Lupercalia Patrick Wolf's long-awaited Lupercalia is an album about love, and on "Bermondsey Street," he makes it clear that this is a love that dares speak its name. He sings: "Love knows no boundaries / Sees beyond sexuality / And holds the sun in the palm of its hand / And laughs down on the cynical man." On some level, Wolf is singing from an autocritical standpoint: His fifth album is a kiss-off to cynicism and a love note to the idea that romanticism and realism are not as far apart as many might suggest. To that end, there are countless images of space ("The City," "House") and time ("The Future," "Time of My Life," "Slow Motion"), but none more vivid than the 51-second long ode to his fiancé, also named "William," in which Wolf counts his blessings, and asks, "Oh William, will you be my conqueror?" It's a far cry from the title track to his last album, The Bachelor, where he swears "I'll never marry at all," but it's also a much better look: Whereas Morrissey seems intent on staying miserable forever, Patrick Wolf is finally ready for joy. It really does get better.

Taking-Back-Sunday-self-titled-album-art-work Taking Back Sunday have had more ex-members than they've had records, so the line-up for their self-titled fifth album seemed like kind of a big deal: For the first time in almost ten years, the original members behind their breakthrough debut Tell All Your Friends were reuniting for an all-new set. Of course, recreating the past is more boring than inventing a new future, and on Taking Back Sunday, the band does a little bit of both. Lead single "Faith (When I Let You Down)" is an all-grown-up version of the band that filters a clever lyrical conceit through church organs and a choir-like middle-eight, while "Sad Savior" mines the past with an unflattering tribute to Weezer's Blue Album and an outro heavily lifted from Braid's "Never Will Come For Us." But if Adam Lazarra has any one gift, it's the one that allows him to sing simple things like "I'm sorry, I'm sorry, come back" with a sympathetic pathos that easily forgives its own lack of profundity.

Also out today: The Feeling — Together We Were Made (Island UK), Gillian Welch — The Harrow & The Harvest (Acony), The Chemical Brothers — Hanna: Original Motion Picture Soundtrack (Sony UK), John Digweed — Structures Two (Bedrock), Dolly Parton — Better Day (Dolly)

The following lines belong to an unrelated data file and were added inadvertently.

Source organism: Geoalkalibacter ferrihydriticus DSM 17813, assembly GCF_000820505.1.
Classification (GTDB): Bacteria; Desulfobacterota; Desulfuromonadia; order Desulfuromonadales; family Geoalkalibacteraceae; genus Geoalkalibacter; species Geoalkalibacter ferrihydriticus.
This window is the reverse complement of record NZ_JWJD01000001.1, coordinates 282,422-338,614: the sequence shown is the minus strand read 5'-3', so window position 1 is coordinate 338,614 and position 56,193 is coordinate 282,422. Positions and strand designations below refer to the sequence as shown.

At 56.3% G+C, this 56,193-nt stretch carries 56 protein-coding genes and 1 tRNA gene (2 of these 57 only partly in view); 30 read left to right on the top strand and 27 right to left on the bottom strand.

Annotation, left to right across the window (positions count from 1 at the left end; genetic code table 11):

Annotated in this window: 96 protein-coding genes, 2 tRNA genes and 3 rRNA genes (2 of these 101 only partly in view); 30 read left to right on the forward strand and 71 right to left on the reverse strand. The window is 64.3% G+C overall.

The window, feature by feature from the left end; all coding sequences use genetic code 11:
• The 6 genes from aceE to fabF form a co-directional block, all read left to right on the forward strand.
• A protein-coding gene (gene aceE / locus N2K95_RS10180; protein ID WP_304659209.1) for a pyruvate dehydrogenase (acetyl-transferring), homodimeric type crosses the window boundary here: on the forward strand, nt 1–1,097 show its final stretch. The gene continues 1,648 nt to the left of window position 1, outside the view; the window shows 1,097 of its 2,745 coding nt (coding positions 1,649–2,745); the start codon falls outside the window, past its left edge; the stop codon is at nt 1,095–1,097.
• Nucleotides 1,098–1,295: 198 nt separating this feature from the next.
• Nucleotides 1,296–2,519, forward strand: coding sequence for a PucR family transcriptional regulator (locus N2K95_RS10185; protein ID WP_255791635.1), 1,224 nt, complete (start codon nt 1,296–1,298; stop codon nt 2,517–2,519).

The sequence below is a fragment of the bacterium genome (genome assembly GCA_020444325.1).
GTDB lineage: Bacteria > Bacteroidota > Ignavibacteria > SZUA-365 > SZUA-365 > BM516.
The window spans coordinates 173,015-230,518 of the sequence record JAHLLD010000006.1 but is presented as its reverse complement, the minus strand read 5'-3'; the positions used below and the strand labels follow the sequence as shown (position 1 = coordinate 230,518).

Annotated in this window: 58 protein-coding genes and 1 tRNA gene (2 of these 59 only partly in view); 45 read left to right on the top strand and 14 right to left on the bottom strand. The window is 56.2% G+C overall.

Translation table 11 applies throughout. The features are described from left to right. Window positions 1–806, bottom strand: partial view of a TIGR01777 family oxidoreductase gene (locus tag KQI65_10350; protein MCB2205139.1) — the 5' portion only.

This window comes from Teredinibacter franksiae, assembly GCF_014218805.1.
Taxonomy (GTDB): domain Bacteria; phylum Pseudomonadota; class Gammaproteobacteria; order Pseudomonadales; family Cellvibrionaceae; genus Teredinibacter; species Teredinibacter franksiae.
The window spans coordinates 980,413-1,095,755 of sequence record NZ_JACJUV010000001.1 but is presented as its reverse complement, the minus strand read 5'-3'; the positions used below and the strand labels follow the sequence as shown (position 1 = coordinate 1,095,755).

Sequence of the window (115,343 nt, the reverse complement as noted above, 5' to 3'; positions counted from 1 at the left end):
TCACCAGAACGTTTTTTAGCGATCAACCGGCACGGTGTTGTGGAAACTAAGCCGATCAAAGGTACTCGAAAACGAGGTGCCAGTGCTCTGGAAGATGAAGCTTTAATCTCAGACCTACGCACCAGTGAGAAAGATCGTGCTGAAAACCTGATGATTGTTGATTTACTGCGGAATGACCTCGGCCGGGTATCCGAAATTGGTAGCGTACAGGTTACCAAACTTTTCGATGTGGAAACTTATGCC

SOUND & VISION:

CocknBullKid — "Yellow" 

The fourth UK single from CocknBullKid gets a video this week and gives new evidence to establish Anita Blay's unique position in the pop music canon: The bells and whistles and glittery outfits worked fine for Beyoncé at Glastonbury, but the first thing Blay does in the video for "Yellow" is take the bells and whistles off — choosing instead to rely on simple sets, an exultant everyman cast, and the best song Sugababes never wrote.

Darren Hayes — "Talk Talk Talk"

After four years away, Darren Hayes returns with the lead single from his upcoming Secret Codes and Battleships. A collaboration with Swedish producer Carl Falk, who is currently riding high after a UK #1 single for Nicole Scherzinger, "Talk Talk Talk" pits Hayes' pensive delivery against a silvery club track — and, so far in 2011, I'm hard-pressed to recall a more confident comeback.

Anna Calvi — "Desire"

She's got the co-sign from Brian Eno and the producer of PJ Harvey behind her, and that right there says a lot about what to expect from Anna Calvi. "Desire" is at once widescreen and soft-focus, with Calvi's unmistakable voice as its deep and expansive anchor. Like Harvey, you get the idea that we're really only scratching the surface of her depth. 

Wynter Gordon — "Til Death"

Honesty time! When I first got the link for "Til Death" a few weeks ago, I passed on it. A club track about partying "til death" and a tautological video of people at a party gave me the impression that, somewhere along the line, somebody ran out of ideas. But this weekend, while I was clearing out some of the promos on my desk, I threw on Wynter Gordon's With The Music I Die EP for a second-chance listen, and — maybe I was under the influence of this week's Pride festival — but this damn song really grew on me! I'm not one to believe in guilty pleasures, but OK: I might feel a little bit guilty here.



MUSIC NEWS: Take That, Nerina Pallot, John Tejada, Thursday, Joss Stone, Kathleen Hanna, Patrick Wolf, Matt & Kim, Stars, Rye Rye

Take That

NORMAN BRANNON

Guestblogger Norman Brannon is a pop critic, musician, and author based in New York City. He presents a weekly music update here on Towleroad and writes regularly at Nervous Acid.  

Follow Norman on Twitter at @nervousacid.

EXTENDED PLAY:

Take That Progressed (Polydor UK) Progressed